The current usage of the word unicorn makes me tired. I could rant about it for a while, but that would make me tired of myself ranting about it.
Instead, I’d like to focus on a word that appeared a month ago by Aileen Lee in Welcome To The Unicorn Club, 2015: Learning From Billion-Dollar Companies. That word is unicorpse.
From section #6 in Aileen’s post:
The word showed up again in Nick Bilton’s Vanity Fair article Is Silicon Valley in Another Bubble…and What Could Burst It?
We basically doubled the number of unicorns in the past year and a half. Tweet This Quote
Erin Griffith had a perfect chance to use unicorpse in her article VCs have ‘Dying Unicorn’ lists, but they aren’t sharing them, but she missed the layup and went with dying unicorn instead.
Salesforce CEO Marc Benioff predicts dead unicorns, as startups seem to focus more on their valuations than their customers. Tweet This Quote
Now, I don’t blame Aileen for the word unicorn. And I credit her for unicorpse, which I expect will be a lot more prevalent in the future. It’s not, in Bilton’s language, schadenfreude on my part. Instead, I believe that by focusing on the concept of a unicorn, we are paying attention to exactly the wrong thing.
I once simultaneously sat on the boards of three public companies that were all worth more than $1 billion. One went bankrupt, one was acquired for $0.14/share ($40m), and one was acquired for $0.025/share ($25m). I think you can call two of them as unicorpses and one of them a unicorpse with nothing left but dust where the bones should have been.
By focusing on the concept of a unicorn, we are paying attention to exactly the wrong thing. Tweet This Quote
Don’t feel bad for me. I once was on the board of a company that had generated lifetime revenue of $1.5m and was acquired by a public company for $280m of stock which, by the time the deal closed, was worth around $1.1 billion. Two years later, the public company (which at one point was worth over $30b) was bankrupt.
None of these companies were ultimately worth $1 billion or more. Each of them stumbled for different reasons, but a lack of obsessive focus on product and customer was a big part of why they vaporized. They assumed, regardless of how much capital they had, that they could raise more. They didn’t focus on building a long term, sustainable business that had a huge protective moat around it. I don’t care how disruptive you are—if you don’t build a moat, someone is going to come disrupt you.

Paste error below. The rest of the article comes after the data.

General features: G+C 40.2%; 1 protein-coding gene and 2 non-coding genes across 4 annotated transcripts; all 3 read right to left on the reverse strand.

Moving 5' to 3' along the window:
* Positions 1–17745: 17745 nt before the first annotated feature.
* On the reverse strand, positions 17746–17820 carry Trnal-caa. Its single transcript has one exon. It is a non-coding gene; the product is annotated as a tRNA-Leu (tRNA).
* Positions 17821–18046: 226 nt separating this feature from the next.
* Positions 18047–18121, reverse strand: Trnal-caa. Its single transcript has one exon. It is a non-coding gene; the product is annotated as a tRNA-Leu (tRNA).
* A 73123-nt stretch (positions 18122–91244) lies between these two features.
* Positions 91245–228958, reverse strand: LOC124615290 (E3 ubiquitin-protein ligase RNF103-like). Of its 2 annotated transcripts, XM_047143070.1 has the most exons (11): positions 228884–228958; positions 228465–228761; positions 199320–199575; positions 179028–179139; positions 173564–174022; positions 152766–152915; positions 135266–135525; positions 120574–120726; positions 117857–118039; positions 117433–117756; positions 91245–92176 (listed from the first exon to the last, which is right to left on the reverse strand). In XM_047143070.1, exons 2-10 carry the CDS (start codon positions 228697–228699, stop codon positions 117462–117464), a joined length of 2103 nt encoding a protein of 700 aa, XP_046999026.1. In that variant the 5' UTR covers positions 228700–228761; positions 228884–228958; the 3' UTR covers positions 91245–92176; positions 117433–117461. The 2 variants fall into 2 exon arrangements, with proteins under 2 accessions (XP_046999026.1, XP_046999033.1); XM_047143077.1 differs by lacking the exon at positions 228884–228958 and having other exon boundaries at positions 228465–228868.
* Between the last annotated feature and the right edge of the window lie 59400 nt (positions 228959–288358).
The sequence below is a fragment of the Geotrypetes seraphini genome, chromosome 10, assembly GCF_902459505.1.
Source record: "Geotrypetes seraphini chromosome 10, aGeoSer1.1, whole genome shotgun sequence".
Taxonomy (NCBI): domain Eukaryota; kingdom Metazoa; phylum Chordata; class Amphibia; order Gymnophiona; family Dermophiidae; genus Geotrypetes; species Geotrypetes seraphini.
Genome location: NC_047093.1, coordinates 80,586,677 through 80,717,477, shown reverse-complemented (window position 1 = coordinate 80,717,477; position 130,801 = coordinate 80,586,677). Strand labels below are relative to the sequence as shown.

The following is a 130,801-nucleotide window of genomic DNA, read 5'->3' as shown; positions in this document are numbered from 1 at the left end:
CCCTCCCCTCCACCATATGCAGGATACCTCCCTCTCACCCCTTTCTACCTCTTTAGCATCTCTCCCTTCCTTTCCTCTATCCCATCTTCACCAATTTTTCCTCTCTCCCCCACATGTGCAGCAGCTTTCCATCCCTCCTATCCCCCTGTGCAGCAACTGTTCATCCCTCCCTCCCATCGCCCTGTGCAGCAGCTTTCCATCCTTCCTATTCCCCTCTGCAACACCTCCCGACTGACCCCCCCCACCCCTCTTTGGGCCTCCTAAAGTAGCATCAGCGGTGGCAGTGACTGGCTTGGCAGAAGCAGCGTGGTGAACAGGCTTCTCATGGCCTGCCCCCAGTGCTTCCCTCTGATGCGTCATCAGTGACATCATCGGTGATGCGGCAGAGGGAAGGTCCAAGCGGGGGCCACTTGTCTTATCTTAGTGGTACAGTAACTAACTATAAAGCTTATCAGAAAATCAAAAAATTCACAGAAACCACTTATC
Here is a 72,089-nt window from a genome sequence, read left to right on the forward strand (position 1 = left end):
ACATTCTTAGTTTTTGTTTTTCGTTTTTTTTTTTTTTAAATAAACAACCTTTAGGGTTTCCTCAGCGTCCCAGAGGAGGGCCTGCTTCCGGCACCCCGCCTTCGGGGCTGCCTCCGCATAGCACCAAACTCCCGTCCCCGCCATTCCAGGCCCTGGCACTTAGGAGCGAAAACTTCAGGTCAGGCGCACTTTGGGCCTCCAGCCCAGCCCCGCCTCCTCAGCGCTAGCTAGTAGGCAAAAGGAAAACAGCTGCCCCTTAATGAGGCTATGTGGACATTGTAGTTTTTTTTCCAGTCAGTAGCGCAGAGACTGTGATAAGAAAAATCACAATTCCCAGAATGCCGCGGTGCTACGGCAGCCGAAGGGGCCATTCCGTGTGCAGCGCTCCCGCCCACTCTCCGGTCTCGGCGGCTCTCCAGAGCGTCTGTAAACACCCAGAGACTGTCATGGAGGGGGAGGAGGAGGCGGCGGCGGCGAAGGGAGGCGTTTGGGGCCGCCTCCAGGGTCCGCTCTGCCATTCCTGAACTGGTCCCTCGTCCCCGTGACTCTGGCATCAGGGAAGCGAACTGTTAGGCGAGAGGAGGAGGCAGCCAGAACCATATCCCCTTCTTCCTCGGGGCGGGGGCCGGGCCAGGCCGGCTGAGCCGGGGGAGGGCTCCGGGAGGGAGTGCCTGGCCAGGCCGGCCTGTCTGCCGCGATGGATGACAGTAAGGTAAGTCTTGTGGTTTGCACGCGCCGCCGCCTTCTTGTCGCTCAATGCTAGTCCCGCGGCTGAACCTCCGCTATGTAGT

It doesn’t matter how disruptive you are—if you don’t build a moat, someone is going to disrupt you. Tweet This Quote
I’m encountering an increasing number of companies with burn rates in the stratosphere. I get uncomfortable when the net burn rate for a company goes above $500k/month. In fast growing companies with a balance sheet > $25m I can stomach a $1m/month net burn. But when I see $2m/month net burn rates, I vomit. And a $4m/month net burn rate, even if you have $100m on your balance sheet, makes me physically ill.
As an investor, would I rather own 30% of a company that is acquired for $300m in cash that had only raised $10m or 2% of a company with a paper value of $1b and $200m of liquidation preferences? As a founder, would you rather own 10% of the company that sold for $300m in cash or 2% of a company with a paper value of $1b and $200m of liquidation preferences? There is a lot more in the calculation of value, especially who gets what, than that $1 billion unicorn thingy.
Let me say it in a different way:
There is nothing special or valuable about a $1 billion valuation. It’s just a number. Tweet This Quote
I’m not predicting a bubble or anything else. I’m not negative about where we are at in the cycle. I hope to live another 50 years, as I think this is going to be the most interesting point in the history of our species up to this point.
But I do think it would be useful for more founders and investors to ponder unicorpses and spend less of their energy talking about, and trying to become, unicorns—lest you one day find yourself a pile of dusty bones.
A version of this post originally appeared on Brad’s blog.